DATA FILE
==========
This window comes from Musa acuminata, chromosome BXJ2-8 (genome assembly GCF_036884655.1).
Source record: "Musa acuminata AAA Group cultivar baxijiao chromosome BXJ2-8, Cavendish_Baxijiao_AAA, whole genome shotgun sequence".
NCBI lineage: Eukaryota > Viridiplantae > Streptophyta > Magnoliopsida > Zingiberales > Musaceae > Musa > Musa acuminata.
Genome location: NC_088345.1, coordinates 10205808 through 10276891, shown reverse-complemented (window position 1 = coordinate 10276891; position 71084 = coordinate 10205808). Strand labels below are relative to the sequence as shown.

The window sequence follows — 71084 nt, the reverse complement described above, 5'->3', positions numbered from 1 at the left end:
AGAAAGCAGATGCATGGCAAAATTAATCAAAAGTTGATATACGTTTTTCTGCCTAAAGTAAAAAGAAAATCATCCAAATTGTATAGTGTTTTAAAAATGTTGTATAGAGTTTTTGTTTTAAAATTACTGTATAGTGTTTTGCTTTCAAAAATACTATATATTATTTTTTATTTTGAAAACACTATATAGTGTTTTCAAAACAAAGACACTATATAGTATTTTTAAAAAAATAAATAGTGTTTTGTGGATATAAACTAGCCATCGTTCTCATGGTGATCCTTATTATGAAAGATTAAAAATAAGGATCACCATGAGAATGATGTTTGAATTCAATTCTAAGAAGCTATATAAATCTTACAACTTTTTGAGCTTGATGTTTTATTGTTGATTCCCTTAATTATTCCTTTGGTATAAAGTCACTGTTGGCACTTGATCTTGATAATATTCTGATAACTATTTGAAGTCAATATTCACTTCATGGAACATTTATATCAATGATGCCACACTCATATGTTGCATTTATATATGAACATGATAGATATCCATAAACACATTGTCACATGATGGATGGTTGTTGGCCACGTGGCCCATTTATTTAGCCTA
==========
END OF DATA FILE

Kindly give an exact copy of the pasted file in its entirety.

This window comes from Musa acuminata, chromosome BXJ2-8 (genome assembly GCF_036884655.1).
Source record: "Musa acuminata AAA Group cultivar baxijiao chromosome BXJ2-8, Cavendish_Baxijiao_AAA, whole genome shotgun sequence".
NCBI lineage: Eukaryota > Viridiplantae > Streptophyta > Magnoliopsida > Zingiberales > Musaceae > Musa > Musa acuminata.
Genome location: NC_088345.1, coordinates 10205808 through 10276891, shown reverse-complemented (window position 1 = coordinate 10276891; position 71084 = coordinate 10205808). Strand labels below are relative to the sequence as shown.

The window sequence follows — 71084 nt, the reverse complement described above, 5'->3', positions numbered from 1 at the left end:
AGAAAGCAGATGCATGGCAAAATTAATCAAAAGTTGATATACGTTTTTCTGCCTAAAGTAAAAAGAAAATCATCCAAATTGTATAGTGTTTTAAAAATGTTGTATAGAGTTTTTGTTTTAAAATTACTGTATAGTGTTTTGCTTTCAAAAATACTATATATTATTTTTTATTTTGAAAACACTATATAGTGTTTTCAAAACAAAGACACTATATAGTATTTTTAAAAAAATAAATAGTGTTTTGTGGATATAAACTAGCCATCGTTCTCATGGTGATCCTTATTATGAAAGATTAAAAATAAGGATCACCATGAGAATGATGTTTGAATTCAATTCTAAGAAGCTATATAAATCTTACAACTTTTTGAGCTTGATGTTTTATTGTTGATTCCCTTAATTATTCCTTTGGTATAAAGTCACTGTTGGCACTTGATCTTGATAATATTCTGATAACTATTTGAAGTCAATATTCACTTCATGGAACATTTATATCAATGATGCCACACTCATATGTTGCATTTATATATGAACATGATAGATATCCATAAACACATTGTCACATGATGGATGGTTGTTGGCCACGTGGCCCATTTATTTAGCCTA